Henry Kissinger in the Swinging Seventies

WWD took a look back in its archives at some of the most notable of its many interviews with the famed diplomat.

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On Monday evening, former Secretary of State Henry Kissinger celebrated his 90th birthday with an exclusive party held at the St. Regis Hotel. Guests included Oscar de la Renta, Bill and Hillary Clinton, current Secretary of State John Kerry and several former secretaries of state.

To mark the occasion, WWD took a look back in its archives at some of the most notable of its many interviews with the famed diplomat. Here, in full, a memorable interview titled “I Wonder Who’s Kissing Now,” from Sept. 8, 1971, written by a HotPants-wearing WWD staffer, Kandy Stroud, as well as photos of Kissinger culled from the paper’s coverage over the years.

SAN CLEMENTE, CALIF. — Henry Kissinger, sex symbol of the Nixon Administration, steps out of his office onto a sun-drenched San Clemente terrace with a cup of black coffee and sits in a white deck chair with his legs crossed.

The man who has pressured Moscow, drafted State of the World addresses, advised the President to enter Cambodia and paved the road to Red China appears as something of an anachronism in his baggy, midnight blue cotton trousers, black-tie shoes, bright blue unfitted blazer, blue and white striped shirt and striped tie.

“What are you trying to do? Seduce me?” Henry will tease as he notices his visitor’s HotPants. “You know I like these HotPants very much.” Then he’ll light your cigaret, touching your hand as all Continentals do, offer you a cup of coffee and discuss trivia as readily as he would a Sino-Soviet entente.

The impeccably tidy image is perfect for dealing with Alexei Kosygin or Chou En-lai, or lecturing at Harvard, but one cannot help wonder if the movie stars mind that the ankle socks of Washington’s greatest swinger are falling down, that his wiry chestnut hair, which flashes golden in the intense white sunlight, is too close-cropped to run their fingers through or that at least 10 of his 178 pounds protrude over his thin black belt, somehow shortening his 5 feet 9 inches.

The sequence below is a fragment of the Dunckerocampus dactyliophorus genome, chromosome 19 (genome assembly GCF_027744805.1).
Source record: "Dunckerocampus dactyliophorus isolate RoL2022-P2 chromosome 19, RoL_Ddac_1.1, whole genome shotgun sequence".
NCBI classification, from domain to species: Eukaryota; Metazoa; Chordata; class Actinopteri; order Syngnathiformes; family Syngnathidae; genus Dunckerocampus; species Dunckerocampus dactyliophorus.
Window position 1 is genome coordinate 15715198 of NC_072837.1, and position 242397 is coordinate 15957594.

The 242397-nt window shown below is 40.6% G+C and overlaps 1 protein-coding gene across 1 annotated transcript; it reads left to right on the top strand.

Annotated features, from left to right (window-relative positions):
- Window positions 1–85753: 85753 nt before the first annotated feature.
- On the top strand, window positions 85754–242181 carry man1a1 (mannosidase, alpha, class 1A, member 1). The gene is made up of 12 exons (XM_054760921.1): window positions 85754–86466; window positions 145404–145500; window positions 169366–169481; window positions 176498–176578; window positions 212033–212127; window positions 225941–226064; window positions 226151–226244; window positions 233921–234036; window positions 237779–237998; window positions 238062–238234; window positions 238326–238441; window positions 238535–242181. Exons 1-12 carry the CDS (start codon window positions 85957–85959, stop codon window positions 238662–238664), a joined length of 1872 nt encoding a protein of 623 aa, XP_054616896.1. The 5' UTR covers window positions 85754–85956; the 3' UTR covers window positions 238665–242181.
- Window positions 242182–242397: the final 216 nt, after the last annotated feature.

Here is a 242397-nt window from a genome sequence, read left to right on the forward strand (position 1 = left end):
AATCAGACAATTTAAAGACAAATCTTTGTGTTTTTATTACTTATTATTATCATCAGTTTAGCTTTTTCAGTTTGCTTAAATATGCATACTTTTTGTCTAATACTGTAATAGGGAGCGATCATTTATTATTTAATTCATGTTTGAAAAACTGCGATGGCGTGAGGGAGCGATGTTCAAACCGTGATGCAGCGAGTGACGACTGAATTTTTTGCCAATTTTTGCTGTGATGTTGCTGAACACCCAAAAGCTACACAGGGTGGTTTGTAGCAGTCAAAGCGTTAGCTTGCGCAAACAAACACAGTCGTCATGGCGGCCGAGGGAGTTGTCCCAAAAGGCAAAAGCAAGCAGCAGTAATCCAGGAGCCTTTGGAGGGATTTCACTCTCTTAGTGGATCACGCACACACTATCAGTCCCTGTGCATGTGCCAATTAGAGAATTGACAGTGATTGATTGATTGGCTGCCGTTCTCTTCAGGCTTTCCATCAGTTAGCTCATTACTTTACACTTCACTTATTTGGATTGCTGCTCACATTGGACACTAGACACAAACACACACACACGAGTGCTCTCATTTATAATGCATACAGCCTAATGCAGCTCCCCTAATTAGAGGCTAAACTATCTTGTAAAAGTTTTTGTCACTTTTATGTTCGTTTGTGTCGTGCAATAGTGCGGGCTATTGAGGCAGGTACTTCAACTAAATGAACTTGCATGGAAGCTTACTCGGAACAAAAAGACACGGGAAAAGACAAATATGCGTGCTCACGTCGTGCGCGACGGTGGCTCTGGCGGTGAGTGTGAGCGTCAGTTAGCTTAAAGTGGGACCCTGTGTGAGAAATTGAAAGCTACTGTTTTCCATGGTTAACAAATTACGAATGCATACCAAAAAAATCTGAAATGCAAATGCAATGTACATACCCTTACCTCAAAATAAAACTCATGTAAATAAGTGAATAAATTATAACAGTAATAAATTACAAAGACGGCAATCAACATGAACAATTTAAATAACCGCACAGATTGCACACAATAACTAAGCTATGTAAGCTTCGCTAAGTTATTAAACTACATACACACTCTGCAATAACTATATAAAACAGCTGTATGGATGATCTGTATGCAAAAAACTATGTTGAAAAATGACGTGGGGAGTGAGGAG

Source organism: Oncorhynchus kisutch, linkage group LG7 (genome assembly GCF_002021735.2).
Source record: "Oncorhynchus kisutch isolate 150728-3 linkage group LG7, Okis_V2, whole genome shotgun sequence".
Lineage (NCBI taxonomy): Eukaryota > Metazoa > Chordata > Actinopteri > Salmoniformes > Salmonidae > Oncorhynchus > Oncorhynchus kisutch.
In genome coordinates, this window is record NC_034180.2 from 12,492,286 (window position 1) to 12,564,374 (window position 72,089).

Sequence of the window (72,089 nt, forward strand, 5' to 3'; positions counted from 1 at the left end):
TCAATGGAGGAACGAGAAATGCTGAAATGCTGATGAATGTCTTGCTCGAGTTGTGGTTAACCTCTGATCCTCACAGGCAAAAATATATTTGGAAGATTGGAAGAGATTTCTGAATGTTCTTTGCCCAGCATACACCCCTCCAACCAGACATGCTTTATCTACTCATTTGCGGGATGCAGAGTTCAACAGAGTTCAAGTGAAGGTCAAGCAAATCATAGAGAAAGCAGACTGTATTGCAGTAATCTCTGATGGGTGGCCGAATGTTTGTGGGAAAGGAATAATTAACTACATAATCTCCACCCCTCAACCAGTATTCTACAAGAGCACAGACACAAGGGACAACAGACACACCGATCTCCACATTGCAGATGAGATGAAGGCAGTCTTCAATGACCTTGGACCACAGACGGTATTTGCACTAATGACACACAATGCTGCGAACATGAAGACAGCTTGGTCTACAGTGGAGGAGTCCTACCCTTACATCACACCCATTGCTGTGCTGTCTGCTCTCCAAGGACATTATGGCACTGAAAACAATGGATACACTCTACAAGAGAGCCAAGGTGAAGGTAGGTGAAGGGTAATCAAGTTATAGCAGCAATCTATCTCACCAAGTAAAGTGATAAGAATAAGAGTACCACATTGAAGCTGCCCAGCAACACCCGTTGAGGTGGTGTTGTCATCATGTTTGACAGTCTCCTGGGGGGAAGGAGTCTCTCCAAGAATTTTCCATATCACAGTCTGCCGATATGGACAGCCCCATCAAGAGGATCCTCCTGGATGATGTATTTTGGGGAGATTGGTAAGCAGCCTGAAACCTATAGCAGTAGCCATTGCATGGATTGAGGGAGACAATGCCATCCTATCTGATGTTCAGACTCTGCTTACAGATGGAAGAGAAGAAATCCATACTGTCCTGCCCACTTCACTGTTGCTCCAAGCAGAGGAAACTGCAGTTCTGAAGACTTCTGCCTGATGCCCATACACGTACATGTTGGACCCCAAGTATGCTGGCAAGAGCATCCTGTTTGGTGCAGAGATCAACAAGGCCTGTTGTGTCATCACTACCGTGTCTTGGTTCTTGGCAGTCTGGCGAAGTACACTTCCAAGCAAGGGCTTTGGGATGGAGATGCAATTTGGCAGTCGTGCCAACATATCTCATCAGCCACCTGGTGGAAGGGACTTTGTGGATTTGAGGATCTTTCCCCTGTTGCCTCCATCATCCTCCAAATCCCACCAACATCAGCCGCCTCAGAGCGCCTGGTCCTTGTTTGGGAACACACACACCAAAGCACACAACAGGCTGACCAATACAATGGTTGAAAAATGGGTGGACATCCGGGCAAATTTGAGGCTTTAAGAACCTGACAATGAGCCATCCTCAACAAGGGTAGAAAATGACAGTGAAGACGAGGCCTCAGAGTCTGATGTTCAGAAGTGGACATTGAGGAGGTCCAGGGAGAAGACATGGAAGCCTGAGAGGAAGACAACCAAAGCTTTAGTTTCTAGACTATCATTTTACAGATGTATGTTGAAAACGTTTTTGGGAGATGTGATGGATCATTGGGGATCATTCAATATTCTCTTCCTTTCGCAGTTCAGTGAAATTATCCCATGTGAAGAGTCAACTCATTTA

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But suddenly an electric twinkle will flash through the intense blue of his eyes and one catches an inkling of that movie star magnetism … that special quality which causes some people to call him “Cuddly Kissinger.”

Henry is always friendly, particularly with women. Whether on the telephone, at parties or in person, this man who commands more of the President’s attention than almost any other living person, is gentle, boyish, even a bit insecure. And he pays rapt attention to every question as though he had nothing in the world more pressing to consider. Columnist Mary McGrory attests to that.

“Henry is a superb listener, which I think is the secret of his power with the President. He pays total attention. He not only waits until you finish speaking, he gives you time for afterthought and revision.”

When it is Henry’s time to answer, he speaks slowly in deep, mellow Wagnerian tones, carefully weighing words and revising them himself. He is a man to whom semantics are vitally important.

He talks about his job, his hours, his relationship with the President. Foreign policy adviser was not a job Henry sought or expected, he says. After all, he had counseled two Democratic presidents — Johnson and Kennedy — and had a veritable fleet of Democratic friends. Strangely, it was Nelson Rockefeller who suggested Henry take the post.

Henry had been an associate of Rockefeller and was lunching with him in his 54th Street apartment one late November noon in 1968 when Dwight Chapin, the President’s assistant, called and said, “The President-elect would like to see you in his office in Washington on Monday.” Henry thought Mr. Nixon just wanted to discuss foreign policy. “I had no idea he was going to offer me a job.”

And when the offer was made, Henry did not jump at it. “I told him I’d have to think about it.” But Rockefeller persuaded Henry. “He said, ‘Never talk to me again,’ if I didn’t accept. He thought it was my public duty.” Henry dutifully accepted and ever since he’s been working round the clock from the minute he reaches the White House at 7:45 a.m. to the time he leaves (“Never before 8:30 p.m.”).

Two Germans who live next door testify to that dawn departure, but also comment on Henry’s aloofness. “We say, ‘Guten Morgen, Herr Kissinger,’ every morning when we walk our poodle, but he never replies.” Henry says simply, “I’m probably preoccupied.”